FLCR: Paternity of W.C.; P.S. v. W.C.

Case: Paternity of W.C.; P.S. v. W.C.

Case Summary – by Mike Kohlhaas

HELD: Trial court erred by suspending Mother’s parenting time with Child in the absence of evidence that Mother endangered Child’s physical health and well-being, or significantly impaired Child’s emotional development.


Mother and Father have one child together (“Child”), born in 2000. Child suffers from autism spectrum disorder. Father’s paternity of Child was established two years later, and Father received IPTG parenting time. In 2009, custody was modified from Mother to Father, and in 2010, the trial court restricted Mother’s parenting time to one hour on Sundays that would occur at a McDonald’s and be supervised by Father, plus a phone call between Mother and Child on Wednesday afternoons. The record is unclear what developments led to the change in custody and parenting time, but there is a suggestion that Mother experienced significant health problems.

At a subsequent reviewing hearing, Father testified in detail about Mother’s parenting time interactions with Child at McDonald’s. There was testimony that Mother spoke to Child “like he was a baby,” that Mother helped Child eat, and that Mother made references to the parties’ court proceedings. However, there were no allegations of Mother being a danger to Child. Following this review hearing, the trial court issued an order that “[Mother’s] parenting time rights and all right of any contact with the parties’ minor child . . . be suspended immediately.” Mother appealed.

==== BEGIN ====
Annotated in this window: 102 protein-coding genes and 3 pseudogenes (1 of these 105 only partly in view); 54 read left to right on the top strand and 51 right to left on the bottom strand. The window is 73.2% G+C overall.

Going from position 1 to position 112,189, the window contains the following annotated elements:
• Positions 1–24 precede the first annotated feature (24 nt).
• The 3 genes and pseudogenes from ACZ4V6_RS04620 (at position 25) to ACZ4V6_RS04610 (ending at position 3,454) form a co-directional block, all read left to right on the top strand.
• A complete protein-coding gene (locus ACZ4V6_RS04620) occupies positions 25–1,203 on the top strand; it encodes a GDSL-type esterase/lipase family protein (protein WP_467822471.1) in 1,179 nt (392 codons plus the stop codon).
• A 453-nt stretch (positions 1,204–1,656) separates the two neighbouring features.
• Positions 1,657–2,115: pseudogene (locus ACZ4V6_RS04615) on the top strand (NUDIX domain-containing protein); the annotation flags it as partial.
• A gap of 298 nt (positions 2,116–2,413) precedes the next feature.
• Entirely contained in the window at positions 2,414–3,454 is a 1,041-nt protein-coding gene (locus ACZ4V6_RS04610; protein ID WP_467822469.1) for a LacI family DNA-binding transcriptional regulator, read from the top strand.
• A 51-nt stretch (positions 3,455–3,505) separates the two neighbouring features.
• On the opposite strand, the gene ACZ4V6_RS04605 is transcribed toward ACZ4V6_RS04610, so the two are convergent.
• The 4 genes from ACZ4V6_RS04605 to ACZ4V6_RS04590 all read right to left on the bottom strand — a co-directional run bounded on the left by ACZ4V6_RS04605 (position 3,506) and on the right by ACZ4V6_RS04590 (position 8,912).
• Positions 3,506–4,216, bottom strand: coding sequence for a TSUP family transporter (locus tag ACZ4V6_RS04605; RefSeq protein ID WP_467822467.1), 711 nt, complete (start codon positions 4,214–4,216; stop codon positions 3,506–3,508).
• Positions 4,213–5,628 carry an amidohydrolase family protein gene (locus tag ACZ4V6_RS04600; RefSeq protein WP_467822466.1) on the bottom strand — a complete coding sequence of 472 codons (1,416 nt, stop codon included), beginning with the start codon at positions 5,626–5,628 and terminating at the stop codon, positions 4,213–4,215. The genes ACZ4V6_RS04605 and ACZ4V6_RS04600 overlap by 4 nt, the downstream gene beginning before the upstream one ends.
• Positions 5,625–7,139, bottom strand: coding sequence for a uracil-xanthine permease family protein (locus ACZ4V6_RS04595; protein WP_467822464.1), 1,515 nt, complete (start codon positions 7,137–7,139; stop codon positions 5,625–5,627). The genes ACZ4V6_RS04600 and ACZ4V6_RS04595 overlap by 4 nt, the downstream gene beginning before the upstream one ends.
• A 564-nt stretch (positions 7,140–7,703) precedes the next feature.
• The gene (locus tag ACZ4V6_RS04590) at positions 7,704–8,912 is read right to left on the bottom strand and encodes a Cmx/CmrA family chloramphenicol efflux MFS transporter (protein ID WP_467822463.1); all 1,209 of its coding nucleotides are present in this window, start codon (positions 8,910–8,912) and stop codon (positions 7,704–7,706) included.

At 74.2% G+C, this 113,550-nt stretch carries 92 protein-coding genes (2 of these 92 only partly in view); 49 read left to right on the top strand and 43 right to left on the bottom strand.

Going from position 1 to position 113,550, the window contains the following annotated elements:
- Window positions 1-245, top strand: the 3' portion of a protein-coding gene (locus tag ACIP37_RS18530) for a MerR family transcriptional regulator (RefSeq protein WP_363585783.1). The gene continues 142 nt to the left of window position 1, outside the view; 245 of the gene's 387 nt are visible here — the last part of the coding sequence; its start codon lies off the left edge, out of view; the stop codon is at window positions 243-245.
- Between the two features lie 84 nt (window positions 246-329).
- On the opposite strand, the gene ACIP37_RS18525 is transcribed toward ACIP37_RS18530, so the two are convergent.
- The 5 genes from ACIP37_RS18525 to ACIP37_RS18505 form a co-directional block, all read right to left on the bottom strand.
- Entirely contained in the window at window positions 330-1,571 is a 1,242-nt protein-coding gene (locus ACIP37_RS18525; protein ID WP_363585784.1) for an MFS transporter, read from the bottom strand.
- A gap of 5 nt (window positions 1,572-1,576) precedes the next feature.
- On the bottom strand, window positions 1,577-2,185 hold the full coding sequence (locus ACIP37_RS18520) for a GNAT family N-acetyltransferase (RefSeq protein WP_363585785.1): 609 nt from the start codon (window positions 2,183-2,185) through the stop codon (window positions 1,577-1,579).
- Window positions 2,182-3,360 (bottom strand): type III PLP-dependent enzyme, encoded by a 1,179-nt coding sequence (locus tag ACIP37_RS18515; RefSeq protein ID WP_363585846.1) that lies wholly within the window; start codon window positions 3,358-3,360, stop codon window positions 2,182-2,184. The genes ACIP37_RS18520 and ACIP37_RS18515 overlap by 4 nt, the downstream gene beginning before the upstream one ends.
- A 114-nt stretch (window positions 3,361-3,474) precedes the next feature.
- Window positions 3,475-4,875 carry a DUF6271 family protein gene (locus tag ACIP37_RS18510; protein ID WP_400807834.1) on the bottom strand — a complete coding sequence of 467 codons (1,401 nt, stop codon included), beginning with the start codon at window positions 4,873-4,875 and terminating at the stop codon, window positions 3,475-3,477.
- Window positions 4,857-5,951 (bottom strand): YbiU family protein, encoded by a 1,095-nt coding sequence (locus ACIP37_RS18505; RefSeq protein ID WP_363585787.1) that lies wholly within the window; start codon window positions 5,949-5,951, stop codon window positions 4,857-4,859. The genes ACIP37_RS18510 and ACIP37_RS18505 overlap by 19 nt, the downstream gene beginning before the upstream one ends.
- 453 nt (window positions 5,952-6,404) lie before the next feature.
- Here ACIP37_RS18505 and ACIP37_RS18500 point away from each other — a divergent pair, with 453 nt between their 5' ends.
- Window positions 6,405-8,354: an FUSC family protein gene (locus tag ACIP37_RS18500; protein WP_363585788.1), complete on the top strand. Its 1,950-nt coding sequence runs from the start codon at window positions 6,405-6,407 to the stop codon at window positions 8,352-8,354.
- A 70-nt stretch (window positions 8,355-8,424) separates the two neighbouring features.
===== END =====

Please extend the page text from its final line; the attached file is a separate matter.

On appeal, the Court of Appeals first observed that the trial court “failed to make the requisite statutory finding of endangerment to [Child’s] physical health and well-being or significant impairment to [Child’s] emotional development.” The Court also summarized the historical right of parents to have parenting time with their children, though that right is subordinate to the best interests of a child.

The Court noted that Mother’s parenting time had already been substantially whittled down to just one-hour per week, in person and supervised. In addition, the record presented “does not approach the egregious circumstances in which we have previously found that parenting time may be terminated, such as when a parent sexually molests a child.” Therefore, in light of no evidence in the record to support any conclusion that Mother posed a threat to Child, the suspension of parenting time was reversed. The Court of Appeals also encouraged the trial court, on remand, to consider ordering Mother to counseling and parenting classes that might better enable her to deal with Child more appropriately.

Reversed and remanded.

To view the text of this opinion in its entirety, click here: Paternity of W.C.; P.S. v. W.C.

Leave a Reply